For many investors, genomics as a field is nothing new, albeit still exciting. But there's a new type of revolutionary science on the horizon, and a life sciences company called Seer (SEER 0.47%) that IPO'd in December thinks it holds the key to unlock this new frontier.
In this Motley Fool Live video recorded on May 7, healthcare and cannabis bureau chief Corinne Cardina and Seer's CEO Dr. Omid Farokhzad talk about what healthcare investors need to know about the cutting-edge world of proteomics.
Corinne Cardina: Hi there everyone and welcome to Fool Live. I'm Corinne Cardina, Bureau Chief of healthcare and cannabis on Fool.com. Today, I'm excited to welcome, Dr. Omid Farokhzad, CEO and Co-Founder of Seer, a recently IPO-ed life sciences company in the proteomics sector. Fools, we're going to spend the next 30 minutes diving into this cutting-edge healthcare sector, learning about Seer's business, and thinking about investing in the future of proteomics. Hi, Dr. Omid, how are you today? Thank you for joining us.
Omid Farokhzad: Thank you so much, Corinne. Pleasure to be with you. Thank you.
Cardina: Let's learn about Seer. Your company IPO'd in December, then two months later you did a follow-on round of raising funds. Now, this wasn't the first company that you've founded. Could you give us a summary of your background and how you came to start Seer?
Farokhzad: Of course. I'm a physician-scientist, though I have to say the lion's share of my career has been in science and technology, technology development, and technology translation. Prior to Seer, I was a professor at Harvard Medical School, where I also founded and directed the Center for Nanomedicine at the Brigham and Women's Hospital. In the lab, the technologies that we developed together with our postdocs students in the lab in part form the basis to launch five companies, Seer was the fifth. These companies all share one common denominator and that is that they're basically all nanotechnology companies and specifically they have various different nanoparticle technologies. I think what they differ from each other is that all but Seer was focused on the use of nanoparticles to develop safer and more effective therapeutics. Seer was different in that Seer solved the massive technological hurdle for efficient sampling in a complex mixture, if you would, proteins. It leveraged nanoparticle technology to access the proteome in an unbiased way and to access the proteins across the entire dynamic range. Those two points we're going to cover later. It will become clear. That was it. That's how it started.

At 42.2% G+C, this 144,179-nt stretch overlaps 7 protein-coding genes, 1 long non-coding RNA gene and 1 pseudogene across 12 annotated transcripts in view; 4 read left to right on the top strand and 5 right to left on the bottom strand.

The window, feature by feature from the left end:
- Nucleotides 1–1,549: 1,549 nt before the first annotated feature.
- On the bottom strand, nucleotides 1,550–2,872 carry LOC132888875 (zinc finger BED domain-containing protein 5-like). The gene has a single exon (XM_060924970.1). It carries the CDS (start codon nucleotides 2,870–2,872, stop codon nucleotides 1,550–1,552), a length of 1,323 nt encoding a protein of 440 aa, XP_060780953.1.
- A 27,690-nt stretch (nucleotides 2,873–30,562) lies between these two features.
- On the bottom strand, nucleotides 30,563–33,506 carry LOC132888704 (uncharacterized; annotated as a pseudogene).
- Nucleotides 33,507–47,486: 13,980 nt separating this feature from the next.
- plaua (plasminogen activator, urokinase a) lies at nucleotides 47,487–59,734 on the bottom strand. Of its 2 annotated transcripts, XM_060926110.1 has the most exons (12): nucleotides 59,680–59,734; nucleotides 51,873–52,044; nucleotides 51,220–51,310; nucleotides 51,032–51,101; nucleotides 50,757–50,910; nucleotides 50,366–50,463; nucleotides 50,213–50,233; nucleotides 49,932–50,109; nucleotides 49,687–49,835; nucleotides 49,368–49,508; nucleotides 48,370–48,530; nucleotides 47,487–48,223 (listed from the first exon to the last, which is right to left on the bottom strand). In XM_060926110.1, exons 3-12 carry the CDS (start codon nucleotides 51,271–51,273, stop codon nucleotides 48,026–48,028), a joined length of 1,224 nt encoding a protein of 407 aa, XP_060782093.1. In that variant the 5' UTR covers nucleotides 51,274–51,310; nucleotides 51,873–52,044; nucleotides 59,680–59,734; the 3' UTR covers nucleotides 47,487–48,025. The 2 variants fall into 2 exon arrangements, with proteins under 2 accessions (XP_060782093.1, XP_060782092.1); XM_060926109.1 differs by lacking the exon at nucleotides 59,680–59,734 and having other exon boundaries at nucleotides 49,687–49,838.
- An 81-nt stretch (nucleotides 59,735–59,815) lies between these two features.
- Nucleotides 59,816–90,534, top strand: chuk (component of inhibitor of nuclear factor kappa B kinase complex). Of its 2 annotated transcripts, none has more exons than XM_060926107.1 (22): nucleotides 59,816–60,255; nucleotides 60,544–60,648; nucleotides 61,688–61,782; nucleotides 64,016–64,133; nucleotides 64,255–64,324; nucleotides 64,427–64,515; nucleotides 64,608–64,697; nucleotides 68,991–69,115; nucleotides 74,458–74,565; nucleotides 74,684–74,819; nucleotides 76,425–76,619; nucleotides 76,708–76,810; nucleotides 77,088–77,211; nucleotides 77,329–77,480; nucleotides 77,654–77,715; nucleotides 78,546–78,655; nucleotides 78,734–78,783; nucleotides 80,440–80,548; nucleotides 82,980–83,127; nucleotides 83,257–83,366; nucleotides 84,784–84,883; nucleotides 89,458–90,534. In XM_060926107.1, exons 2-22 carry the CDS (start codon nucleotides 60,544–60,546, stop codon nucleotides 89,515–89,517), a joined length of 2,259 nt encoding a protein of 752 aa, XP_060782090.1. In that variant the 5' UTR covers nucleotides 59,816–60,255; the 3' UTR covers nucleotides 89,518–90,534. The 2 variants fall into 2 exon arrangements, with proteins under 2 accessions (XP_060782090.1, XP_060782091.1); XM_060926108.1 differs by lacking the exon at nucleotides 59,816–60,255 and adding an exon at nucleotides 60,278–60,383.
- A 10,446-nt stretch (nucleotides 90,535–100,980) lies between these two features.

Cardina: Excellent. If I were going to define proteomics, would it be the study of proteins? Can you flesh that out a little bit more for us?
Farokhzad: Of course, yeah. If you think of your DNA as the software code of life, then I would say proteins are the machinery of life. They're that software code, but actually in action. They're moving, they're doing things, they're interacting with each other. If DNA, for example, does the planning, the proteins then do their doing. Virtually, every function in the body occurs either by a protein or a group of protein coming together as modules and working to perform a particular function. Does that help?
Cardina: It does. Let's talk some more about Seer's business. Can you tell us about the Proteograph product suite and how these products are leveraged by your customers?
Farokhzad: Of course. The Proteograph product suite essentially removes the technological barriers and really opens up a new gateway to the proteome. The technology allows the product, which is a combination of Seer's proprietary engineered nanoparticles, other consumables, an automation instrument that does the assay, and then a software that lets a scientist go from biological data, if you would, to biological insight. To do that, at really an unprecedented speed, skill, depth, and breadth of access to proteomic content. If you imagine, accessing the proteome can be done in a number of different ways. You can either do it in a targeted way. What that means is I know what I'm looking for, and so I'm going to go and interrogate that or it could be done in an untargeted or in unbiased way. That means that I'm going to look at the totality of the information, because I don't know what is important and what is not, and I'm going to gain biological insight. If you imagine, if you have insight already and the goal is to repetitively interrogate a particular protein or set of proteins, then targeted approaches are excellent. But if you're approaching your problem and you actually don't even know what you don't know, then you need to look at the totality of the information to actually gain biological insight, to learn the problem, to learn what's going on, and then to go ahead and interrogate it in ways that may be desirable for that particular application. Seer allows you to do that in ways that prior to Seer was just not possible.
Cardina: Great. Let's talk some more about the application. What kind of problems is this platform a solution for?